Today and next week we have guest posts from Catherine Fitzsimons on placing images in Word documents. This is a tricky topic and one I’ve been wanting to write about for ages: Catherine does a lot of work with newsletters and other complex documents, which makes her the ideal person to write these posts for me!
How do I combine text and pictures?
Have you ever tried to put a picture in Word and found your text, which started at the top of the page, suddenly moves down? And then, as you type more, or change the size of the picture* to make it fit better, things move to unexpected places? Or the picture stays where it is, but leaves you lots of blank space on the page? Then, when you try to move it around, things only get worse and you end up with something like this:
This is because Word assumes two things:
- That you want the picture (or, to be precise, the bottom left of it) to be placed where the cursor is. That means it goes immediately after the last thing you typed before choosing Insert|Picture and, when you try to move it, you can see a vertical line where it believes you want it to go.
- That you would like the text to run right up to the picture and carry on straight after it.
In other words Word treats your picture like an outsize character and refers to this option as having the picture ‘In Line with Text’.
However, you can change your picture to what is known as a ‘floating figure’ so you can put it where you like but, before we delve into all that, have a look at a handy shortcut in the ribbon versions of Word. If you select your picture, go to the Picture Tools|Format ribbon that appears and click the down arrow by Position, you will get a choice of nine places to place your picture without any fiddling around at all.
In fact, in Word 2013 some of these appear in a little pop-up menu that you can call up by clicking the thing that looks like a rainbow drawn on lined paper which hovers at the top right of a picture when you select it.
All wonderful, but what if you need more flexibility? Read on.
Once again, select the picture and go to the Picture Tools|Format ribbon but this time click the down arrow by Wrap Text. (Alternatively, or in older versions of Word, right click on the picture and choose Wrap Text from the menu that appears.)
Doing that brings up another menu which lets you choose the relationship between your text and picture. The icons helpfully explain the options:
Square means that the text will wrap all the way around your picture (strictly speaking around the ‘bounding box’ – the rectangle that appears when you select it). When you move the picture around the page the text flows above, below and to the sides – or one side if you put your picture up against a margin. Notice, though, that it doesn’t make text down the sides into columns – it reads across the picture. (If you want your picture in the middle of a page like this, it’s probably best to make your text into two columns first.)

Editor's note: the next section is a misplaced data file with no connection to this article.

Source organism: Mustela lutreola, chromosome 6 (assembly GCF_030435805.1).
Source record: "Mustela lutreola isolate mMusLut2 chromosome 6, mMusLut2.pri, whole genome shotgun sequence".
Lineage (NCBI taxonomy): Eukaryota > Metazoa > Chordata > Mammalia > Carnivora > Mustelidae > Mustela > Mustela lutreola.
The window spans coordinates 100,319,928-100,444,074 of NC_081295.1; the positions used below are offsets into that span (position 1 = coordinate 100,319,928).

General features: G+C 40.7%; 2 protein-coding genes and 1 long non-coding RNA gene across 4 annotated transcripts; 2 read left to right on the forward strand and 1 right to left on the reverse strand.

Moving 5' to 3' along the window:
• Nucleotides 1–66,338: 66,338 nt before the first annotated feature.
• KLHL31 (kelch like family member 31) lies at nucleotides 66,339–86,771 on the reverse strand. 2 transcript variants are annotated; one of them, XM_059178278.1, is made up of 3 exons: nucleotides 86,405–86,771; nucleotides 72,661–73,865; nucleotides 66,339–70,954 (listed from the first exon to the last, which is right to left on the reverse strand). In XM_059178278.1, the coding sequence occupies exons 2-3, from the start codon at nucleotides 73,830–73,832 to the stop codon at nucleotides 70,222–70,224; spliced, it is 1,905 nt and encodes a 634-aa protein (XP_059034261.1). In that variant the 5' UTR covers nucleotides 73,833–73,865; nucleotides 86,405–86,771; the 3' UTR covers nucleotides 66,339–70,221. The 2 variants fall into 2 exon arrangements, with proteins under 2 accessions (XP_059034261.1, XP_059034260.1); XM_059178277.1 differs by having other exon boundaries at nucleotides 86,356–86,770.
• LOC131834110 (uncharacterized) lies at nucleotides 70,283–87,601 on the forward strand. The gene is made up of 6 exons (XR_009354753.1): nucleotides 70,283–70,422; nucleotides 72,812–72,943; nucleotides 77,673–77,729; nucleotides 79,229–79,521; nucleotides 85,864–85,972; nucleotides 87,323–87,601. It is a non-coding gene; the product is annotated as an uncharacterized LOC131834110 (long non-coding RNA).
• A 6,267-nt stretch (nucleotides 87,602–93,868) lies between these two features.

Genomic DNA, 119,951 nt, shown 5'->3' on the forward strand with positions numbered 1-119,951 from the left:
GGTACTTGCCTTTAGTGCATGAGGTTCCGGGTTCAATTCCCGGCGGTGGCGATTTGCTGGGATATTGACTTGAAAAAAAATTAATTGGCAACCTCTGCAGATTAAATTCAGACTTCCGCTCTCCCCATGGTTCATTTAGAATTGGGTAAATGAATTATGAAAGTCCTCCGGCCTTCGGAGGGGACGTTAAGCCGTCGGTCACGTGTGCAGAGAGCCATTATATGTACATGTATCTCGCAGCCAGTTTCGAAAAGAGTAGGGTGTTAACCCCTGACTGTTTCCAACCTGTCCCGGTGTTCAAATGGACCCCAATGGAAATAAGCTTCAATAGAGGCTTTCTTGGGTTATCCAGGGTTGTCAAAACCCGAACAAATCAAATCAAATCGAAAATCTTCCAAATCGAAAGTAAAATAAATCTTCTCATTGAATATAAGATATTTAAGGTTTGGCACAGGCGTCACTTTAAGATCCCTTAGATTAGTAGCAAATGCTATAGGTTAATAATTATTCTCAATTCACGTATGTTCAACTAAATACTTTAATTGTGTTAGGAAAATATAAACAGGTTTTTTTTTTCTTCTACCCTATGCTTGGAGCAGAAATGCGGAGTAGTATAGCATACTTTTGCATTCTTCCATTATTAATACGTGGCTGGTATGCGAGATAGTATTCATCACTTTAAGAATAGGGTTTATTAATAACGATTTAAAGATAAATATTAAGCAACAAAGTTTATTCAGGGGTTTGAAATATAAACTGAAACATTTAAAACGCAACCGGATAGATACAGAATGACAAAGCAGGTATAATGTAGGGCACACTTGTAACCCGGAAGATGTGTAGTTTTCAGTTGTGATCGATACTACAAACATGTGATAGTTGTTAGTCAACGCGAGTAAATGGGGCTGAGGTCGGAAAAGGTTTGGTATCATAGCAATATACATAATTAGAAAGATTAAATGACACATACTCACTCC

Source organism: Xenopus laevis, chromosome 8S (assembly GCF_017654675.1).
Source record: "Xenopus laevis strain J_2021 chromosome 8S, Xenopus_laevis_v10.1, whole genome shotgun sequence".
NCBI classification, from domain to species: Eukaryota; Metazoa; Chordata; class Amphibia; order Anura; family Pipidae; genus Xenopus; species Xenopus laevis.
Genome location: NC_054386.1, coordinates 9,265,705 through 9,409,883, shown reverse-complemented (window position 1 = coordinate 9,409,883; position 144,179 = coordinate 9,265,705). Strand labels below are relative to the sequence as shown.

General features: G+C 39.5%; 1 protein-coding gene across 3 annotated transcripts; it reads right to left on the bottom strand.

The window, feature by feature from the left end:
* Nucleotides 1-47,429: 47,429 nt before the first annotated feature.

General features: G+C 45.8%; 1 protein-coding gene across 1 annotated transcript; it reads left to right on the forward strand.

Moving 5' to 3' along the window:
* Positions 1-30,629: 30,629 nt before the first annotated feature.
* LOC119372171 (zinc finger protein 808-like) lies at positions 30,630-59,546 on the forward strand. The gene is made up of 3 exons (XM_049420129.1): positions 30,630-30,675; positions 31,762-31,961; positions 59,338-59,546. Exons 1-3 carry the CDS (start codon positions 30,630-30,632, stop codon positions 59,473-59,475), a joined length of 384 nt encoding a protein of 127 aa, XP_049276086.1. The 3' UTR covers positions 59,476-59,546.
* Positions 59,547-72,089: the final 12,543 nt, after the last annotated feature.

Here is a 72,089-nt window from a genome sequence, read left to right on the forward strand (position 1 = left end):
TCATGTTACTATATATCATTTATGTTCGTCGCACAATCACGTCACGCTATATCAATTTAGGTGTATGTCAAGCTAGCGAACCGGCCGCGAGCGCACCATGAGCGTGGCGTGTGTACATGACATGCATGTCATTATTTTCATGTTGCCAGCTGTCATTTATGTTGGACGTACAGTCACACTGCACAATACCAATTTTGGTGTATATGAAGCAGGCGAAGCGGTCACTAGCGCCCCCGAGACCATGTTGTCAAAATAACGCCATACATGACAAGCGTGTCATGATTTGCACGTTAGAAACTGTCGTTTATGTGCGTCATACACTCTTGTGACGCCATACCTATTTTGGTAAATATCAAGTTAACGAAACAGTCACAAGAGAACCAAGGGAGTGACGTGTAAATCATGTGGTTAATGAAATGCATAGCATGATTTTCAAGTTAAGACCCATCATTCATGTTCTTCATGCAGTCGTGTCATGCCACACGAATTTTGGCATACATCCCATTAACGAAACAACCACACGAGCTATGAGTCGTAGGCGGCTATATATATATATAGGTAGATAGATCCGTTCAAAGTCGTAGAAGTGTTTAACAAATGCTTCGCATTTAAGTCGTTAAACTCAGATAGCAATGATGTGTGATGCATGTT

Top and Bottom does exactly that. It looks just the same as if you had typed Enter before and after inserting your picture but with the important difference that the picture moves as an object, not a character, so it’s easy to place it somewhere new.
Tight only works with images which are not rectangular or, like some clip-art, have a transparent background. It wraps the text around the edges of the image (assuming these ‘wrap points’ have been defined) rather than around the bounding box.
Through is a complicated one and I don’t know anyone who has used it. It works the same way as Tight except that it will also put words right down into any transparent sections of the picture that are linked to the background, again, providing that the wrap points have been set up properly.
Behind Text makes the words go over the top of your picture (which can work well so long as the image isn’t too detailed or too similar in colour to the font), whereas In Front of Text means that non-transparent parts of your image obliterate the words. Why might you want to do that? If you insert a an ellipse that has Shape Fill as ‘No Fill’ and Shape Outline red, and float it in front of text then you have a useful little shape for circling things you want to highlight.
You can refine Square, Tight and Through further in Picture Tools|Format|Wrap Text|More Layout Options. As you can see, you can tell Word to put text on one side of the picture only – Left, Right or whichever has the most space for text. This is also the window you use if you want to make your text squish up closer to your picture — if it already has a lot of white space around it for example — or back off a bit if the words run right to the edge of your picture. Unsurprisingly, you can also adjust the spacing above and below for Top and Bottom wrapping.
So, that’s the official way to put the pictures into the correct place in your document. And, more often than not, it works. However if you are adding more than one image, or later add a text box or table (anything that Word calls an ‘object’), or if you revise what you have written then pictures you’ve put in sometimes jump around or even disappear. You can minimise the chances of that happening by typing all your text before thinking about layout and images but, even then, it still sometimes happens. I’ll explain why, and suggest how to stop it next week.
*But how do I change the size of a picture? See How do I change the size of a picture in Word? on my own blog.
Catherine Fitzsimons has the unenviable job of being my own editor for my books on business and other careers topics. Ever since she first started using Word she has been finding ways of getting pictures and text to sit together exactly the way she wants: first as a teacher making worksheets then doing layout for community magazines.
Other useful posts
On this blog:
On Catherine’s blog: